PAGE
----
An Inventor's Quest for the NHL Pt. 17
This series follows my attempt to develop a product that I dream of getting into the NHL. Previously on the Quest: Part 1, Part 2, Part 3, Part 4, Part 5, Part 6, Part 7, Part 8, Part 9, Part 10, Part 11, Part 12, Part 13, Part 14, Part 15, Part 16
I should know better by now, but I keep hanging onto the delusion that each step of this process will be a walk in the park. La dee da, I think I’ll just have someone bend a tube into a complex curve for me so I can have a stiff and robust frame for my cage. Surely it’ll be cheap and quick, right? Right?!
Not exactly. Of the forty shops I contacted, eighteen didn’t bother to respond, fifteen either couldn’t or wouldn’t manufacture my frame, three asked me for more information and then ghosted me, and three gave me quotes of $1000, $400, and $600 – each with a month’s lead time. I don’t think I’ve spent $1000 on this whole project to date (unless you count the cost of my existence), so the quotes were a little jarring.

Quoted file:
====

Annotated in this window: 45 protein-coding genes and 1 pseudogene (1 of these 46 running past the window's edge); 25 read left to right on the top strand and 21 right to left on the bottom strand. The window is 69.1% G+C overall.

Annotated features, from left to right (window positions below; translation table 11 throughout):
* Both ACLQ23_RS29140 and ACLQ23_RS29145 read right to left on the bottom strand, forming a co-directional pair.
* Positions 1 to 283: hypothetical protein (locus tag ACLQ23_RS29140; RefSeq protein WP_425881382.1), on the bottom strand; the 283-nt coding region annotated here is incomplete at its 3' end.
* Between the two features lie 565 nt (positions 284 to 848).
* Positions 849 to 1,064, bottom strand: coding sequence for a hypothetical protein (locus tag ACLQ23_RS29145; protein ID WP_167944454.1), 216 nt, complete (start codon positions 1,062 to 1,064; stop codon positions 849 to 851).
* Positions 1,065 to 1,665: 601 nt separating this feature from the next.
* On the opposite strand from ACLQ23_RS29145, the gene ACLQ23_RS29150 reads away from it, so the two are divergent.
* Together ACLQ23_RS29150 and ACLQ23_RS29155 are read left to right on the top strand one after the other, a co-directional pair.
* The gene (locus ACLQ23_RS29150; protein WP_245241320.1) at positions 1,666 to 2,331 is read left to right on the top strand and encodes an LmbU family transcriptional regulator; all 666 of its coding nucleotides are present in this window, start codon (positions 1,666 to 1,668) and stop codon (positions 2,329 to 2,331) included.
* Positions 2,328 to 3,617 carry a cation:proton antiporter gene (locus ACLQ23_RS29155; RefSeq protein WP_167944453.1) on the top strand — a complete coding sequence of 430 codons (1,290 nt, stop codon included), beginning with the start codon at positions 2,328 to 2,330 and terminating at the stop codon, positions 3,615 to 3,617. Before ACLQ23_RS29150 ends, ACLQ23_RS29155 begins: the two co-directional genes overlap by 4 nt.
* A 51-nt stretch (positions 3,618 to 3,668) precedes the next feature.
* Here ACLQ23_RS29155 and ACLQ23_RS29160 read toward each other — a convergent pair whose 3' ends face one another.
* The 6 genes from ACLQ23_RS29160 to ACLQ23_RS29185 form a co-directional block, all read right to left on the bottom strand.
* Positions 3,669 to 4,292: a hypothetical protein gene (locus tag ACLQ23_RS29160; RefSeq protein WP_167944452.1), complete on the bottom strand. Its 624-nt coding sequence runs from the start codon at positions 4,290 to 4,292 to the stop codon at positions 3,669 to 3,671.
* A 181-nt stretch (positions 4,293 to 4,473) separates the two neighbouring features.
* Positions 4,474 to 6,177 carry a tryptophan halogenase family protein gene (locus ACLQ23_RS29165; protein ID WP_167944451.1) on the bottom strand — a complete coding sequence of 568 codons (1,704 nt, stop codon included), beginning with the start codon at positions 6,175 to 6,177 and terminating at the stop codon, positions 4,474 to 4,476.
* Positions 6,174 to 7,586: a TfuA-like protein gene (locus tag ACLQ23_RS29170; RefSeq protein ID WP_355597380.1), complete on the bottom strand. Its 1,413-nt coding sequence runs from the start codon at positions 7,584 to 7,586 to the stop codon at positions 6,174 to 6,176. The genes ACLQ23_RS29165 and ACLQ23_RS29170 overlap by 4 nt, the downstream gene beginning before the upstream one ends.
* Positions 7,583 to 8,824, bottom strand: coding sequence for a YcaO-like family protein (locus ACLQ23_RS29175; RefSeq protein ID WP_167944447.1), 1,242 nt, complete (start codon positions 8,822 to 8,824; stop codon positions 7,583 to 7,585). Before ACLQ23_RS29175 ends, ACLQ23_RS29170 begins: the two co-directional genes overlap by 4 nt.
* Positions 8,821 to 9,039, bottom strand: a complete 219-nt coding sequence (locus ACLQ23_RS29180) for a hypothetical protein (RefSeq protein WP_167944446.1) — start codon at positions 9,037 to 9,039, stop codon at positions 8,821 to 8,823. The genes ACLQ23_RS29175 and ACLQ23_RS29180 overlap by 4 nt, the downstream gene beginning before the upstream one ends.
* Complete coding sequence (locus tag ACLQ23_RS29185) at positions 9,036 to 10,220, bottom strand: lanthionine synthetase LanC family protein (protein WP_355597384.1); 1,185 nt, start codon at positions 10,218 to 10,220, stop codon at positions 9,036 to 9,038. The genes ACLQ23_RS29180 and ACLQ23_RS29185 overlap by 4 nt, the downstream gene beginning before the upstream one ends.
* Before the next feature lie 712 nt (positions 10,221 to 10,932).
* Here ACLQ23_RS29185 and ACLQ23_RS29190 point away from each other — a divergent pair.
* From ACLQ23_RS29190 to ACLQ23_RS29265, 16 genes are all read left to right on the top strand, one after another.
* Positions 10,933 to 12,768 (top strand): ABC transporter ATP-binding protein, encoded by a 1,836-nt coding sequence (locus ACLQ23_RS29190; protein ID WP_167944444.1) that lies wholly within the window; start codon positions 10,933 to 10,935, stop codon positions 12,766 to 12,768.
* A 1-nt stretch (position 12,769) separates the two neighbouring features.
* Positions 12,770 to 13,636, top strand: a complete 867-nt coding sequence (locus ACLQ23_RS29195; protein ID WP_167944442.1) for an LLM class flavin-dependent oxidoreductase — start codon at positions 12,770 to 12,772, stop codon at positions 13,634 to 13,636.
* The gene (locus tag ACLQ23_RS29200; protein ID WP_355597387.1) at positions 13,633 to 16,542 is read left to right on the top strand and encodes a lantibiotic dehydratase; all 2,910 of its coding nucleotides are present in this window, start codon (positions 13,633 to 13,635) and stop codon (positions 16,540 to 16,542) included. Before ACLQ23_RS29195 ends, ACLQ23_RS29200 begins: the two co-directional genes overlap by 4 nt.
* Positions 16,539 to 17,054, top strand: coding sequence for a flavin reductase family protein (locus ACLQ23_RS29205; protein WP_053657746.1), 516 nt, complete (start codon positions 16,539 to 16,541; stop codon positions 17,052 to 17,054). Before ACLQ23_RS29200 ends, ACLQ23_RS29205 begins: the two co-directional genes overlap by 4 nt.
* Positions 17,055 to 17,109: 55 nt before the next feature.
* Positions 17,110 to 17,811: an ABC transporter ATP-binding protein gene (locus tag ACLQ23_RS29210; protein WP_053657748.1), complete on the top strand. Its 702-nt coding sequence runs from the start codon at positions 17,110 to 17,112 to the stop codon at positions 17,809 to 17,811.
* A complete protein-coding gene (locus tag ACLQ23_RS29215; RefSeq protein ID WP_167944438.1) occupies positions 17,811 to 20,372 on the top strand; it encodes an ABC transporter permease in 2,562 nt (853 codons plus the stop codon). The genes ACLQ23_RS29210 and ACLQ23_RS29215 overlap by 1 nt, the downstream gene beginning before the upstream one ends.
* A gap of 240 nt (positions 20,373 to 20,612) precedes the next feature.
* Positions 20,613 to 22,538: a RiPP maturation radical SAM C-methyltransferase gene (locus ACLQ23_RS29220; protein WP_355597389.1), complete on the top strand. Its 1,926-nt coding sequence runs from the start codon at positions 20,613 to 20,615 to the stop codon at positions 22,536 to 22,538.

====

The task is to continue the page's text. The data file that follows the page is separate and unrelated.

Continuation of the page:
I had hesitated to make it myself only because I’ve never done any tube bending before. Maybe after factoring in the necessary tools and the extra material for my inevitable screw-ups, I thought, it would be cheaper (and faster) to go with a shop. But in the end, after seeing those quotes, I decided against it.
I looked into a bunch of different bending tools. (Shoutout to Spencer for his advice.) A tabletop bending tool, like this one, would have been ideal as it allows for different bend radius sizes. But it is expensive and the different bend radii required different dies, which meant more time and more money.
Using different bend radii allowed me to closely match the curvature of the helmet. But I decided that, for the sake of testing, I didn’t need to have the most aesthetically pleasing product. Changing the design to a single bend radius would let me get a cheaper tool. Which is what I did.
Here’s how the build went.
Thanks for reading and watching,